STUDENTS share class with Richard Caborn, British Minister of Sport.
photo: Courtesy of BIS
Until recently, the school was bursting at the seams, requiring a reorganisation of school premises. In September 2004, just before the start of the school year, the high school moved to new facilities, allowing the British International School to expand its secondary school programme.
All told, the British International School has 293 pupils representing 25 different nationalities enrolled in its curriculum. Slovak nationals make up the largest single group, accounting for 30 percent of the student body.
"We provide lessons in Slovak history, culture, geography, and language," Headmaster Peter Radoja told The Slovak Spectator. According to Radoja, all students, not just Slovaks, learn the basics of the language.
Nevertheless, all subjects are taught in English. The main curriculum consists of English language and literature, mathematics, geography, history, biology, chemistry, physics, art, information technologies, music, German and French.
"We encourage everyone to speak English during the school day, even if they are of the same nationality, because that is how they will develop their language skills," Radoja said.
SUBJECTS are taught in English.
photo: Courtesy of BIS
Students are primarily the children of international business people living in Slovakia. Some students are children of diplomats.
"As an international school, we value individuality and aim to develop within our students a knowledge and understanding of the differences and commonalities between the peoples of the world," Radoja told The Slovak Spectator.
Pupils are as young as 2; the oldest are 17. The final two years of study at the British International School follow courses that lead to the International General Certificate of Secondary Education of the University of Cambridge Local Examinations Syndicate (IGCSE).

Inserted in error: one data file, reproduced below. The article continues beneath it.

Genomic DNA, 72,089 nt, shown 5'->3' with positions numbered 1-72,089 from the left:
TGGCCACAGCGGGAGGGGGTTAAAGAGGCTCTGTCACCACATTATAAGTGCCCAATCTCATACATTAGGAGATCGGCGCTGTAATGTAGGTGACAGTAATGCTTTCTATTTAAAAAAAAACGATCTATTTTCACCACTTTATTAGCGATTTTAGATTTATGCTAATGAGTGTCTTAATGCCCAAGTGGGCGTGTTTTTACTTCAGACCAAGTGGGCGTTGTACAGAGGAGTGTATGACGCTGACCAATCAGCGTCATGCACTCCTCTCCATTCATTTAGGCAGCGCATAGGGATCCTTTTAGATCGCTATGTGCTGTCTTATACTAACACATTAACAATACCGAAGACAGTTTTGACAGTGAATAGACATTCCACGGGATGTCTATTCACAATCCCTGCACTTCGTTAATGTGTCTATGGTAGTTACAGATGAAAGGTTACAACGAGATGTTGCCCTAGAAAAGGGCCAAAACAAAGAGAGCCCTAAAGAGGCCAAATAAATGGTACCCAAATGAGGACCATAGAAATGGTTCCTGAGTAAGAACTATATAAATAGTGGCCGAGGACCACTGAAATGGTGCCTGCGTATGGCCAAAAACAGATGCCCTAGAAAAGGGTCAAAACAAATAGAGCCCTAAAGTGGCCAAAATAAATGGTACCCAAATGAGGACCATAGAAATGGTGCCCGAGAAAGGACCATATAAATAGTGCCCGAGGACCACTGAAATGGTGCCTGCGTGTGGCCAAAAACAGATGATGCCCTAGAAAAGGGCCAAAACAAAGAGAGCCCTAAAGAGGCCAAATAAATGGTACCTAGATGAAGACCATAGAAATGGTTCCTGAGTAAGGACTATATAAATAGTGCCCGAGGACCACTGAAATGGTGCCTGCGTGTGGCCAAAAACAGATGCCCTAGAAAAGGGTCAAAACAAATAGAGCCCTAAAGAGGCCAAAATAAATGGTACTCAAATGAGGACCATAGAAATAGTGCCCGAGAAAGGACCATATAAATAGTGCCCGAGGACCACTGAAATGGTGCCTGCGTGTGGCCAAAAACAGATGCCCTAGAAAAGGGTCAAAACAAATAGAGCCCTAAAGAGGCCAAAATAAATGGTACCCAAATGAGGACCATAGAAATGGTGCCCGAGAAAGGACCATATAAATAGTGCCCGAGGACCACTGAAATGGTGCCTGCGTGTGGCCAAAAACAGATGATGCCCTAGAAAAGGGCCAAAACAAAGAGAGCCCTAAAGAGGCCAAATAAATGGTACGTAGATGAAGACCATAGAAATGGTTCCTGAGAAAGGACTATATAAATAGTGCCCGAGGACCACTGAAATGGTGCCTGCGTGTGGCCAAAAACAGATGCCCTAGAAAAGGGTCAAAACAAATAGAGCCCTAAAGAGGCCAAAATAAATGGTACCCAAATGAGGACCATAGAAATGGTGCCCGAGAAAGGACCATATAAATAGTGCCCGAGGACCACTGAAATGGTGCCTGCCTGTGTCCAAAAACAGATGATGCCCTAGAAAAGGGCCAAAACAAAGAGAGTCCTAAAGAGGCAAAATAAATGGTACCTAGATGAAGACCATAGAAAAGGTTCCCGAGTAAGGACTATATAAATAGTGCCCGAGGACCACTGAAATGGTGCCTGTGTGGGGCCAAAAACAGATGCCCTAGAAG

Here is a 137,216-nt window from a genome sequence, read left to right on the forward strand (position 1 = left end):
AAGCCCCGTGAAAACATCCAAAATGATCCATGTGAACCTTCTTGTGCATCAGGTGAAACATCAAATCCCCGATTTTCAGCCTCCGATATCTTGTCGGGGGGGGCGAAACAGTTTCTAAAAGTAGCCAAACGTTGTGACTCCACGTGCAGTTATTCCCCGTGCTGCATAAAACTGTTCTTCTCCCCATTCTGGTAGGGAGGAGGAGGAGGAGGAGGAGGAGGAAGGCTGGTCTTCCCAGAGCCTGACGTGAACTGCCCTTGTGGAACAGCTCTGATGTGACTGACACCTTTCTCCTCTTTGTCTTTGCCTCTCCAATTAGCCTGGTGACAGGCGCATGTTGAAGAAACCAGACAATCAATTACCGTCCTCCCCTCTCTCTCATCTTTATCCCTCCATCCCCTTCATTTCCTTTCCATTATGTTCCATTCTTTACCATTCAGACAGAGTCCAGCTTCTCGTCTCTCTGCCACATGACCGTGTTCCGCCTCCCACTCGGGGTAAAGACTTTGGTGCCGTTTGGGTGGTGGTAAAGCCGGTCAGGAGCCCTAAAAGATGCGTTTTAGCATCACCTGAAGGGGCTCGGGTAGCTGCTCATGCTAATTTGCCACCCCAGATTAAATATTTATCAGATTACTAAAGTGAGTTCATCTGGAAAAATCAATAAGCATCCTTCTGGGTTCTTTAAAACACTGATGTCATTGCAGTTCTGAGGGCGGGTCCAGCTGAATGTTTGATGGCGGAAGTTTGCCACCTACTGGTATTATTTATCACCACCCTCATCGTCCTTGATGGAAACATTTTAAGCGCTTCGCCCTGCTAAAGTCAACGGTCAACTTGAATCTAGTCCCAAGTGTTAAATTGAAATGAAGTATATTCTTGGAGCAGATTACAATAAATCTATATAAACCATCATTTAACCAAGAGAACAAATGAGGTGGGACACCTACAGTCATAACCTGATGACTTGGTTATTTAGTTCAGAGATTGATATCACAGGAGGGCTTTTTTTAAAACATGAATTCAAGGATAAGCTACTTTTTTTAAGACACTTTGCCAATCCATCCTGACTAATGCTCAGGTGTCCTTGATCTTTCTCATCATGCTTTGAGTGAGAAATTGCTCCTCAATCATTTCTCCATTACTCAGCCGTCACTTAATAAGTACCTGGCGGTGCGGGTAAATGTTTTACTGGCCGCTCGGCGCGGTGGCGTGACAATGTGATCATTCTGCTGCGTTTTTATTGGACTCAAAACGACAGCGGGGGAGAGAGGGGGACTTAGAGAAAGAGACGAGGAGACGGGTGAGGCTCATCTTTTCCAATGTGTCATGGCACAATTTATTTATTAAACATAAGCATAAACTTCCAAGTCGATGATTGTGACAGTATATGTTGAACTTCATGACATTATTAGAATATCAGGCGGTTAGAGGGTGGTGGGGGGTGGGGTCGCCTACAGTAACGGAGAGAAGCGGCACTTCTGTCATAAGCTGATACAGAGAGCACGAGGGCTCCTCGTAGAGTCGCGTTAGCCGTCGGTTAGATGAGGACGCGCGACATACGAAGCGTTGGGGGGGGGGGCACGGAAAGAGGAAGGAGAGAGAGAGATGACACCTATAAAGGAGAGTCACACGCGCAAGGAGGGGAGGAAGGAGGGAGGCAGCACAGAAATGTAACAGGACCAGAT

IGCSE courses are studied each year by hundreds of thousands of students in international schools all over the world. Examination papers are sent from England and, after completion under strict examination conditions, are returned to Cambridge for marking.
University of Cambridge certificates are issued to successful candidates. These certificates are a passport to further education around the world, for example, for entry into British Advanced Level courses, the International Baccalaureate Diploma programme, and other college courses.
"So far we have had few students completing their final year with us, mainly because, in the beginning, we were a small school. As we grow and our student body matures, we expect more students to graduate with us in the future," said Radoja.
Despite relatively high tuition fees, ranging from $7,000 (€5,400) to $12,000 (€9,000) for each school year, the headmaster is certain that expansion will continue; he has no reason to think it will stop anytime soon.
"I am sure we will expand. We expand every year. Partly, it reflects success of the school and partly it reflects that more Slovaks are putting their children in private schools. The number of Slovaks in our school increases every year. Also, the expatriate community is increasing because Slovakia is going more international. More investors and international companies are coming here," Radoja said.
Is the British International School competing with Slovak public or private schools? Radoja does not think so, since people who enrol their children in BIS want to educate them according to international standards in English. So far, the Slovak school system does not provide such an education.
Nord Anglia Education Group is the main shareholder and founder of the school. The tuition is based on the English National Curriculum. The school is registered with the Slovak Ministry of Education, and is a full member of the European Council of International Schools.
Nord Anglia Education Group, established in 1971, owns many schools around the world. Other international schools belonging to the group are the British International Schools of Berlin, Budapest, Moscow, Kiev, Dnepropetrovsk, Shanghai, and Ho Chi Minh City, the English International School Prague, and the British School Warsaw. Radoja says the group established a school in Slovakia because the market showed development potential.
"[Nord Anglia Education Group] also had schools in other central European countries and wanted to open a school in Slovakia as well. I must say that the success of the school exceeded our expectations," Radoja said.
15. Nov 2004 at 0:00 | Marta Ďurianová